from the we-should-probably-keep-studying-that dept.
Arthur T Knackerbracket has processed the following story:
In the foothills of the Tian Shan mountains in what is now Kyrgyzstan, tombstones in the Kara-Djigach cemetery with Syriac inscriptions showed that the village's death rate skyrocketed over a two-year period. [...]
Ten of the gravestones from those two years had longer inscriptions memorializing the persons and their cause of death—pestilence. This made [Phil] Slavin wonder whether the site might help settle a long debate about the origins of the Black Death pandemic that arrived in Europe around 1347 CE. [...]
The results of their analysis, published today (June 15) in Nature, implicate an ancient strain of the bacterium Yersinia pestis as the likely source of the Black Death pandemic, which Spyrou says killed half of Europe’s population in the decade after it arrived in the Black Sea region. The research also puts the village’s outbreak near the epicenter of a phylogenetic diversification, called a polytomy, where the bacterium’s lineage split into four new branches. “So it’s really like the big bang . . . of plague that we have there; the strain that gave rise to the majority of strains that are circulating in the world today,” Krause said in the briefing. Although it was already known that Y. pestis underwent an explosive radiation, the timing of it has been debated.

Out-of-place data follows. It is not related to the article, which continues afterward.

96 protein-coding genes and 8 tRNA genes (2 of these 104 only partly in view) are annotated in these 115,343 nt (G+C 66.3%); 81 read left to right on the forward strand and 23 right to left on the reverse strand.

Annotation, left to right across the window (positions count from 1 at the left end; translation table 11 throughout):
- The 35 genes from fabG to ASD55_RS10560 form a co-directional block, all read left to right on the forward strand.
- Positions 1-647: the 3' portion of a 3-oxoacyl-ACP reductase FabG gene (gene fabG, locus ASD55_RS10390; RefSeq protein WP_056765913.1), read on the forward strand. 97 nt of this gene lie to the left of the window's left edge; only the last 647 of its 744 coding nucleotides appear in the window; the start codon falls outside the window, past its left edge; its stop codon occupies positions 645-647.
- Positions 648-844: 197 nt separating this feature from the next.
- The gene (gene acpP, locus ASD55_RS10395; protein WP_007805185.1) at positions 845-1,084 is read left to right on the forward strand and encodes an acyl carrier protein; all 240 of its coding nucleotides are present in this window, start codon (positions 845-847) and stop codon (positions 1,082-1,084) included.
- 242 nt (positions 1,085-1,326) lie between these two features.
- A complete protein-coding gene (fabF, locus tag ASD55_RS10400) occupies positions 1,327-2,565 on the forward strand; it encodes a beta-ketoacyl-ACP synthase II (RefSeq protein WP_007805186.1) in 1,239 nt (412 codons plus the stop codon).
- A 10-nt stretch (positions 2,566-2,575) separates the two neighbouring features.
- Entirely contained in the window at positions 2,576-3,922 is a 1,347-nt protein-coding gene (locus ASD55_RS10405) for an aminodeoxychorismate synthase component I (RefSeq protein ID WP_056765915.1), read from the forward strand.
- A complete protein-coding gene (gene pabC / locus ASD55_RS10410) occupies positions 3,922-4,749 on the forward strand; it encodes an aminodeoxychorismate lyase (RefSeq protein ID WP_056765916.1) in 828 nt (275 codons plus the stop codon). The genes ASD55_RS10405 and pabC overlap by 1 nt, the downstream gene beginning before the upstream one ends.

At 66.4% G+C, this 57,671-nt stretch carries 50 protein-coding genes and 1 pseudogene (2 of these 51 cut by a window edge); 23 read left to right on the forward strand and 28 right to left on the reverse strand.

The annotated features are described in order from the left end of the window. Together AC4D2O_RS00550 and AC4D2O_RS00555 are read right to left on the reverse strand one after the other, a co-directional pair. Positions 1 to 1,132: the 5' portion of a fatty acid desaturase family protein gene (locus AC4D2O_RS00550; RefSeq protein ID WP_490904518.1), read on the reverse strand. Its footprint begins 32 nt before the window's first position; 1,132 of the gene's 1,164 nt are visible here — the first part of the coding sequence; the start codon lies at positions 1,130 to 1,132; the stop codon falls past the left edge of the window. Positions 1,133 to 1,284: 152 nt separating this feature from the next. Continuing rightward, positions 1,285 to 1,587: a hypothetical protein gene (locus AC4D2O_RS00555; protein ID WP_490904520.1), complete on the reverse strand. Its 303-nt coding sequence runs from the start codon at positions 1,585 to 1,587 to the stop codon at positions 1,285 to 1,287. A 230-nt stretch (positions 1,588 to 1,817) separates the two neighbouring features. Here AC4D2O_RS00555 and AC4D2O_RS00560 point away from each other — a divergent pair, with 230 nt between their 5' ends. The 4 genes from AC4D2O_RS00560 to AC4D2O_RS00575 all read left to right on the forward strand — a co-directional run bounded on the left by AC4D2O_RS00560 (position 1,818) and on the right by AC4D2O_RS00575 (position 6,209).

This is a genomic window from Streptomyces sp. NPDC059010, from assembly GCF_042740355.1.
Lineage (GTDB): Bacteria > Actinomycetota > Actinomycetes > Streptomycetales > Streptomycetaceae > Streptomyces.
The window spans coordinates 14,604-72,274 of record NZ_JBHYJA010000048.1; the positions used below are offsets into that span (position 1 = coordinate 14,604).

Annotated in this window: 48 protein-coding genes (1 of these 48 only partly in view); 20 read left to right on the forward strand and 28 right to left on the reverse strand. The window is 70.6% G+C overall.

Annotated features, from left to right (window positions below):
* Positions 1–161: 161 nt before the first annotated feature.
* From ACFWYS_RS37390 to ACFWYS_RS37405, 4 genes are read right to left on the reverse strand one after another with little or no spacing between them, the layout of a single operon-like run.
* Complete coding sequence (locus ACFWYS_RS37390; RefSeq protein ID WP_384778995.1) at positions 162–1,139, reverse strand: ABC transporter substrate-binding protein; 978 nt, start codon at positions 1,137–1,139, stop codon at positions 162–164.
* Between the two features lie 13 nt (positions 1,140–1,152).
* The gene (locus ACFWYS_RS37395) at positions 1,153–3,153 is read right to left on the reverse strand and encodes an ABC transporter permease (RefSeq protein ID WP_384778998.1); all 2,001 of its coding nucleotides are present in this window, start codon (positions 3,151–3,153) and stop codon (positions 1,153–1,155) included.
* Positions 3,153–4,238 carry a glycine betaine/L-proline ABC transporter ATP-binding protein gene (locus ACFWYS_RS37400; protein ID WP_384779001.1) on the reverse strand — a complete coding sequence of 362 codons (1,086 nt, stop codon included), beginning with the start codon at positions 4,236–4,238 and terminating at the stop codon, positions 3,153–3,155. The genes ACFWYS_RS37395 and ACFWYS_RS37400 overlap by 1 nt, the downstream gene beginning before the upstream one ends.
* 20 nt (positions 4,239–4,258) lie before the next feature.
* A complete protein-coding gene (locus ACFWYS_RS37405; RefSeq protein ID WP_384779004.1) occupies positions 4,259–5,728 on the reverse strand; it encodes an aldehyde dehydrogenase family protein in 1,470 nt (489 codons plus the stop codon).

[...] All told, the study authors say their evidence supports the notion that the Black Death originated from Central Asia and counters other theories, such as the East Asia hypothesis, which postulates that Y. pestis swept into Europe from China. Their results also narrow the timeline of the big bang compared to other recent studies, which have suggested that the bacterium’s phylogenetic split could have occurred more than a century before the second plague pandemic.
[...] Krause notes that the plague bacterium has long resided in animals in the Tian Shan mountain region, and we still don’t understand much about pathogens in animal reservoirs, leaving us ill-equipped to predict the next spillover event. “I think we really have to increase our efforts to understand the diversity of pathogens in animal reservoirs—to monitor them.”
Spyrou, M.A., Musralina, L., Gnecchi Ruscone, G.A. et al. The source of the Black Death in fourteenth-century central Eurasia [open]. Nature (2022). DOI: 10.1038/s41586-022-04800-3